961 N.E.2d 738 (Ohio Mun. 2011), 5911-2010-TRC-1328, State v. Thomas

Docket Nº:5911-2010-TRC-1328.
Citation:961 N.E.2d 738, 166 Ohio Misc.2d 5, 2011-Ohio-6921
Opinion Judge:McCLELLAND, Judge.
Party Name:The STATE of Ohio v. THOMAS.
Attorney:Steve Phillips, for plaintiff. Earl Desmond, for defendant.
Case Date:February 28, 2011
Court:Municipal Court of Ohio

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961 N.E.2d 738 (Ohio Mun. 2011)

166 Ohio Misc.2d 5, 2011-Ohio-6921

The STATE of Ohio



No. 5911-2010-TRC-1328.

Morrow County Municipal Court, Ohio.

February 28, 2011

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[Copyrighted Material Omitted]

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          Steve Phillips, for plaintiff.

          Earl Desmond, for defendant.

          McCLELLAND, Judge.

         [166 Ohio Misc.2d 8] {¶ 1} Defendant Richard Thomas is charged with operating a motor vehicle under the influence of alcohol in violation of R.C. 4511.19(A)(1)(a) (the " general" charge) and 4511.19(A)(1)(b) (the " prohibited-concentration" charge). The relevant facts are stipulated by the parties as follows.

         {¶ 2} On June 24, 2009, defendant was stopped for failing to maintain control of his vehicle on County Road 59. As a result of the stop, defendant was arrested on the charge of operating a motor vehicle while under the influence of alcohol in violation of R.C. 4511.19(A)(1)(a) (general charge). At defendant's initial appearance on July 2, 2009, he filed a written waiver of speedy trial and entered an oral plea of not guilty. A court trial was scheduled for August 27, 2009. On July 8, 2009, defendant's attorney filed a notice of appearance of counsel, a plea of not guilty, a second time waiver, and a demand for a jury trial. The case was taken out of the court trial assignment, and a jury trial was scheduled for August 27, 2009. The first pretrial was held on September 1, 2009. A second pretrial was requested and, in the interim, defense counsel received the defendant's blood-test lab results of .107 percent of alcohol by weight per unit volume in the defendant's whole blood, a prohibited concentration under R.C. 4511.19(A)(1)(b). The second pretrial was held October 20, 2009. There, an agreed disposition was reached, and defense counsel requested the case be scheduled for supplemental arraignment. In light of the plea agreement, the state did not file the additional prohibited-concentration charge under R.C. 4511.19(A)(1)(b). A supplemental arraignment was scheduled for January 11, 2010. At this supplemental arraignment, defendant withdrew his acceptance of the plea agreement, and the jury trial was rescheduled.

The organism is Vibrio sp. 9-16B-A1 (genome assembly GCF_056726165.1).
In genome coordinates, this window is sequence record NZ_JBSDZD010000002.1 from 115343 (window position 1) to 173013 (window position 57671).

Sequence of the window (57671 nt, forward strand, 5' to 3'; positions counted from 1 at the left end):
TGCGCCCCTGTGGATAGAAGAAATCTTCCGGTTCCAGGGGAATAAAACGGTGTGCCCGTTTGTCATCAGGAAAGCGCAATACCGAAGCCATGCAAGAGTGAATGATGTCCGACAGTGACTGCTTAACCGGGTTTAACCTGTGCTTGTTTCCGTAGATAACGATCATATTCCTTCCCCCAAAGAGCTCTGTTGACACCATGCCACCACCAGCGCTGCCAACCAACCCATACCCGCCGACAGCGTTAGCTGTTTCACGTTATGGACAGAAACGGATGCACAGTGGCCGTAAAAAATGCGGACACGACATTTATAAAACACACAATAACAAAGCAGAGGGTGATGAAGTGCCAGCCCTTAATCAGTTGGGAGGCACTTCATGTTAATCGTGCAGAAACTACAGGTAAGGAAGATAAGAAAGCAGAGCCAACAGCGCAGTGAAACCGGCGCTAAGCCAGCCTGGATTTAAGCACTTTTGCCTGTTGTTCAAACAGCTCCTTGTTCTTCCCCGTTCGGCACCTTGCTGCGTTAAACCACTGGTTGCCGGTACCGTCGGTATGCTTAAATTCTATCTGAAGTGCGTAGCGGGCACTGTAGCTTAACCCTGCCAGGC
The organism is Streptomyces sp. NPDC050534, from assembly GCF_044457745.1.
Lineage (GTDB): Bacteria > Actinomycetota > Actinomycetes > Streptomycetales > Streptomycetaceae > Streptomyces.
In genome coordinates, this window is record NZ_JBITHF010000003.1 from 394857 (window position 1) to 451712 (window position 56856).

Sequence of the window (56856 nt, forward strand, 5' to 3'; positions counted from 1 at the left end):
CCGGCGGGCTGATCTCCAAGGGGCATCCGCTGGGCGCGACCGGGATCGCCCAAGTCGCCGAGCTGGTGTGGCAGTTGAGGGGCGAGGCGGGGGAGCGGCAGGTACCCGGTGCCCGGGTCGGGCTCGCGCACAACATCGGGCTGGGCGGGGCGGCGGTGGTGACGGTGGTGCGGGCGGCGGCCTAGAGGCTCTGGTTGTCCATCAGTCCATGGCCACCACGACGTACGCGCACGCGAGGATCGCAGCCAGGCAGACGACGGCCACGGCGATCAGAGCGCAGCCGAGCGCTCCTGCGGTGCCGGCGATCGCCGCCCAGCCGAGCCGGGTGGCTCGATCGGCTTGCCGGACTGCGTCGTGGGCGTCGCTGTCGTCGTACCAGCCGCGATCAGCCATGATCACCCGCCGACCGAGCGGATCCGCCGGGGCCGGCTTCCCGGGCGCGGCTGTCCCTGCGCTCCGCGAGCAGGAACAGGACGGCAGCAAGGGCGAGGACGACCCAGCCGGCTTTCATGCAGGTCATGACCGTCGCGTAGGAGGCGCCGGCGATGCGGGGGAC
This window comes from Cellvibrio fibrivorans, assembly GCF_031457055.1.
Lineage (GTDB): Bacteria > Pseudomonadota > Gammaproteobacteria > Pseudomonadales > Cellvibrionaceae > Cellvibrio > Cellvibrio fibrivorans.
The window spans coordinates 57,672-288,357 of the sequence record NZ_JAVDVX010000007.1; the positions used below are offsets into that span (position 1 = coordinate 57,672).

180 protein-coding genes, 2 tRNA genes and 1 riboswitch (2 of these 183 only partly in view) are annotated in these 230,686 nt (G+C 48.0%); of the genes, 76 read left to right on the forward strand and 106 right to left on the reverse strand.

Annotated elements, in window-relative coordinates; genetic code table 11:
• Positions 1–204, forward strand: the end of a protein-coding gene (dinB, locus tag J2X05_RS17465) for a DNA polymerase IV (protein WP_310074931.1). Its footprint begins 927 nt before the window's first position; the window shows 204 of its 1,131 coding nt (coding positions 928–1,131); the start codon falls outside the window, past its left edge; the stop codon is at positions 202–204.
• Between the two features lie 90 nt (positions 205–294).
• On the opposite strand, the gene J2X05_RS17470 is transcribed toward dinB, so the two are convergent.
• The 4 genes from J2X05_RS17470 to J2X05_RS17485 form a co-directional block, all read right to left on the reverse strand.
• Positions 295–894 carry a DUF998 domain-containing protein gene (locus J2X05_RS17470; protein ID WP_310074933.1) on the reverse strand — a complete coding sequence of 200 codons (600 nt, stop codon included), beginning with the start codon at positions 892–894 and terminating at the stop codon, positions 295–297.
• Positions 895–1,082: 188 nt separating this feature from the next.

{¶ 3} Shortly after the failed supplemental arraignment, the state filed the prohibited-concentration charge on March 2, 2010. Jury trial was again set for March 31, 2010, but was continued by the state due the unavailability of the state's criminalist. The matter was then continued and set for jury trial on May 5, 2010. Defense counsel responded with a notice of appearance, demand for jury trial, and a time-not-waived motion [sic] on April 1, 2010. A pre-jury-trial pretrial was held on May 4, 2010. At this pre-jury-trial pretrial, defendant moved to dismiss the prohibited-concentration charge due to violation of speedy-trial [166 Ohio Misc.2d 9] rights based upon the time from the initial arrest on June 24, 2009. The state opposed the motion on the basis that the blood-test result constituted an additional fact unknown to the state at the time of the initial, general charge, arguing that the state was therefore entitled to a new time limit during